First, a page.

“A strength over-extended becomes a weakness.” – Kung Fu proverb
Last night I was talking to a friend about the modern-day fitness push toward the EXTREME.
“What do you think about it?” he asked.
“I’m all for it up to a certain age,” I remarked.
“What age is that?”
I replied: “If you’re in your teens, twenties and thirties, go ahead, be as extreme as you want – just keep in mind that eventually there will be a tax. When you’re young, you have plenty of time to gather the funds to pay the tax. When you’re older, it’s not so easy.”
“What about when you’re in your 40’s or 50’s?” he questioned.
“In your forties and fifties, if you’re still pushing toward the extreme, you might be able to get away with it, to a certain extent, depending on your foundation. If you learned how to move properly at a younger age, you might be able to continue. Trouble is, most people never learned to move properly, so their bodies break down quickly as soon as they do anything remotely extreme.”
“So what should you do, stick with the basics forever?”
I answered: “You make it sound as though that’s a bad thing. Oh no, don’t stick with the basics. Meander to the extremes, that’s better for you.”
“I didn’t mean it that way.”
“I’m sure you didn’t, but my point is this: If you stuck with pushups, squats, bridging and other bodyweight exercises for your entire life, in the end you’re going to be better off than the extreme athlete who is so banged up he can barely move anymore. Case in point was Alexeev, the great Soviet weightlifter who won Olympic gold in 1972 and 1976. I admired the man. He was a superstud. But he needed three people to help him get up when he was older – and I don’t mean in his 90’s. I’m talking about his 50’s.”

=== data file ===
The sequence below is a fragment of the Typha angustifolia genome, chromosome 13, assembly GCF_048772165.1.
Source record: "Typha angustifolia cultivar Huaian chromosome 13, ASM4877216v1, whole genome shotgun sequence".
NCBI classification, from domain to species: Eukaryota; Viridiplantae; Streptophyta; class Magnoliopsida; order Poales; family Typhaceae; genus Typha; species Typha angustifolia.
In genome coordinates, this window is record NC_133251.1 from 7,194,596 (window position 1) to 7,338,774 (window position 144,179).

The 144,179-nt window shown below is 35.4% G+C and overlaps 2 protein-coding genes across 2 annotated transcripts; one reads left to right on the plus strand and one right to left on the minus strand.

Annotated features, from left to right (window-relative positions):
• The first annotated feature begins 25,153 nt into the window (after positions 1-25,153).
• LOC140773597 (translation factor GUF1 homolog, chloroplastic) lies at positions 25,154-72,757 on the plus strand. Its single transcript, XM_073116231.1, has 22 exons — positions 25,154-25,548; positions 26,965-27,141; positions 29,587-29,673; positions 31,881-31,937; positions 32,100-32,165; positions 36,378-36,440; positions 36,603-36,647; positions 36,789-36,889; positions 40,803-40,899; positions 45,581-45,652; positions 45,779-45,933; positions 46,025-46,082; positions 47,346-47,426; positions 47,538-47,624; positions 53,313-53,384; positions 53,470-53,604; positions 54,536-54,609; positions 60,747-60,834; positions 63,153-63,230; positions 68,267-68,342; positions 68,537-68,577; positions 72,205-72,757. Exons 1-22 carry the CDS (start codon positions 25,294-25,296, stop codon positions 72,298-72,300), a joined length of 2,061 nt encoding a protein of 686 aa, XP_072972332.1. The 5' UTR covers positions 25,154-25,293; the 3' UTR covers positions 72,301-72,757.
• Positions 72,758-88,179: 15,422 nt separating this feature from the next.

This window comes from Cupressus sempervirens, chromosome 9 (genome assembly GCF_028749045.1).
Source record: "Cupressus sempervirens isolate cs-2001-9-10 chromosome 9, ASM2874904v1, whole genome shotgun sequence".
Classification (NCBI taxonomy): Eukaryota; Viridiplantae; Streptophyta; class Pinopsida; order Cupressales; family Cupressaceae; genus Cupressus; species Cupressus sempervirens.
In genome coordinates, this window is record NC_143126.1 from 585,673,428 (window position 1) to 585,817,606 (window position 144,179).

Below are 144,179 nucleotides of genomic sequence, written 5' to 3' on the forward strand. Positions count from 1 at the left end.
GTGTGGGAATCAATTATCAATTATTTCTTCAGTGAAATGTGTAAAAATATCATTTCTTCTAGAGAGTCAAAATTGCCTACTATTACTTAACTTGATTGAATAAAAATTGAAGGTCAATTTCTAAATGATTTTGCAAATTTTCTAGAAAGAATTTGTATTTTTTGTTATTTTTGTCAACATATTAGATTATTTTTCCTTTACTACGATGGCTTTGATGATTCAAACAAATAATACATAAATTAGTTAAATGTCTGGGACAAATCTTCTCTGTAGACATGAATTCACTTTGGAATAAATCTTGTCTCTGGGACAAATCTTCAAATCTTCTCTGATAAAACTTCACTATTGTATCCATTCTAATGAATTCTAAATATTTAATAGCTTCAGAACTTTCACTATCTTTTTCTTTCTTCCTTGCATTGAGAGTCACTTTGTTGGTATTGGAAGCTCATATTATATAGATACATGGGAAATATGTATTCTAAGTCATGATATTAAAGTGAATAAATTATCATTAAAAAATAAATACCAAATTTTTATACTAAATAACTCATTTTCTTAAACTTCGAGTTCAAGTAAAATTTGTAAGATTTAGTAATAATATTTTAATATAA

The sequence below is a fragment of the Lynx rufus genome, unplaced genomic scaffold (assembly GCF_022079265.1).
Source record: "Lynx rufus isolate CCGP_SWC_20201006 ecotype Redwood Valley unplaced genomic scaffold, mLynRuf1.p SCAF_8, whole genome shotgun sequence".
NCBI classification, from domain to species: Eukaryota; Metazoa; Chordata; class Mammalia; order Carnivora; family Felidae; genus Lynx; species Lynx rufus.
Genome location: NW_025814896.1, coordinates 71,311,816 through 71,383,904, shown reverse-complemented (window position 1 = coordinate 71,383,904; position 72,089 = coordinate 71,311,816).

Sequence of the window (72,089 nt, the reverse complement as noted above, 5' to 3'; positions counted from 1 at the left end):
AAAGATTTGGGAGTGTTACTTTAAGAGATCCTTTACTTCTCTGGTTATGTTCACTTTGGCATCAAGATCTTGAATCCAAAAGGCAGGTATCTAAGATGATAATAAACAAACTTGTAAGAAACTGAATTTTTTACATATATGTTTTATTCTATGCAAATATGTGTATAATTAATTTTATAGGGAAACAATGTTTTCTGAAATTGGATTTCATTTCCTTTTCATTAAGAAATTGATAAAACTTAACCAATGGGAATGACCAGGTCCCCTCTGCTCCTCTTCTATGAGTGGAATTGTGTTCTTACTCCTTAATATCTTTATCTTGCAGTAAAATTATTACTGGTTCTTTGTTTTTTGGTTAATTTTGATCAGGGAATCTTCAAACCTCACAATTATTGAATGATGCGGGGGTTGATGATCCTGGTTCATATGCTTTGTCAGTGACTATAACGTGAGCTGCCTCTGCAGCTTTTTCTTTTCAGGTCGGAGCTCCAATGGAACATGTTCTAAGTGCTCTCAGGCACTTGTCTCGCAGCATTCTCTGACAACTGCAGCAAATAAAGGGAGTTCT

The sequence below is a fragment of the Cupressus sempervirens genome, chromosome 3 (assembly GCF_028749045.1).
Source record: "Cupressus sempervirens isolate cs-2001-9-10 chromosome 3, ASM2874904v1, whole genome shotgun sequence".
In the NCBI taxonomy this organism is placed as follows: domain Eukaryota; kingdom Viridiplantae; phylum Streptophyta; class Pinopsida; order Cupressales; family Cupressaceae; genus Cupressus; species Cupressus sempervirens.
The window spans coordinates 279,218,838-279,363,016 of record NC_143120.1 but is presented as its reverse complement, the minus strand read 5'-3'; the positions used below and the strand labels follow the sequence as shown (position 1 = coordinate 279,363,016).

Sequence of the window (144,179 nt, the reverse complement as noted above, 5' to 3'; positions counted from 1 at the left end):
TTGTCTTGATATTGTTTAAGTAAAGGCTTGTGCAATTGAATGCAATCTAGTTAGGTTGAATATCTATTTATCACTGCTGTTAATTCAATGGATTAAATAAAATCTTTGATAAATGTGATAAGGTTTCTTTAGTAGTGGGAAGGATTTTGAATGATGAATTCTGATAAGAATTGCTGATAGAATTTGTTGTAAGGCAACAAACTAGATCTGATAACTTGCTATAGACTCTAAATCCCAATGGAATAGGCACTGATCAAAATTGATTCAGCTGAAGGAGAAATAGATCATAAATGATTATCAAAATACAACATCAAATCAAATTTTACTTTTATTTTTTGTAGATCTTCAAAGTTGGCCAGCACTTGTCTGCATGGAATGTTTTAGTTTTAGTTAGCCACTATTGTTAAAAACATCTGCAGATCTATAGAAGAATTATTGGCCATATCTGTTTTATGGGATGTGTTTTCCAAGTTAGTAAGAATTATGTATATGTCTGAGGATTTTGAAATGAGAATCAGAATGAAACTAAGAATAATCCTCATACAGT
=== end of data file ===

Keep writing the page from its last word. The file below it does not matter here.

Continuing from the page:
“So you’re saying the push ought to be for people to do what Herschel Walker did? The simple exercises,” he said.
“Simple is under-rated,” I replied. “People think that something must be physically complicated in order for it to have immense value. But the true value is in the mind. What are you doing with your mind as you do the simple exercises? Herschel Walker figured it out a long time ago and that’s why he can still kick butt. ”
“So what you’re saying is that you can use your mind in an advanced or extreme way while doing something simple, do I have that right?”
“You’re bang on. Look, I’m still able to do what some people might classify as extreme, mostly because, in many ways, I figured out how to move properly at a young age. That’s how I was able to win a world title in my mid 30’s after taking several years off. But what has kept me going are the simple exercises. Extreme may grab the rah-rah factor on social media, but it’s not what people are aching for. Most people are totally banged up from training with weights, playing football, doing idiotic things – or from not doing anything. So is the formula for the banged up to pile on and do even more extreme stuff? I don’t think so. As I’ve said all along, SIMPLE WINS. I’m 58 years of age and I’m still learning to get more out of the simplest of movements. That’s saying something.”
My friend, SIMPLE is what you get and WINNING is the result of following the programs I have to offer.
Farmer Burns 1914 course, Lessons in Wrestling and Physical Culture, is a great starting point for most people.
If you have no interest in wrestling, you’re a member of a very large group of people. Skip over all the wrestling moves. Read and re-read the six lessons on physical culture and you will be in AWE.
And then, when you get out of your chair and DO the SIMPLE exercises that Burns recommends, you just might see modern-day progress being made on ailments that feel ancient.
Also, keep Combat Conditioning in mind. It’s a classic as well. And it’s now available in a super user-friendly spiral bound format. It’s now in the office and selling out quickly, especially at the reduced amount (it will be going up substantially by tomorrow).
If you already have the products listed above, congratulations. Make sure you keep going with the exercises.
Here endeth the lesson.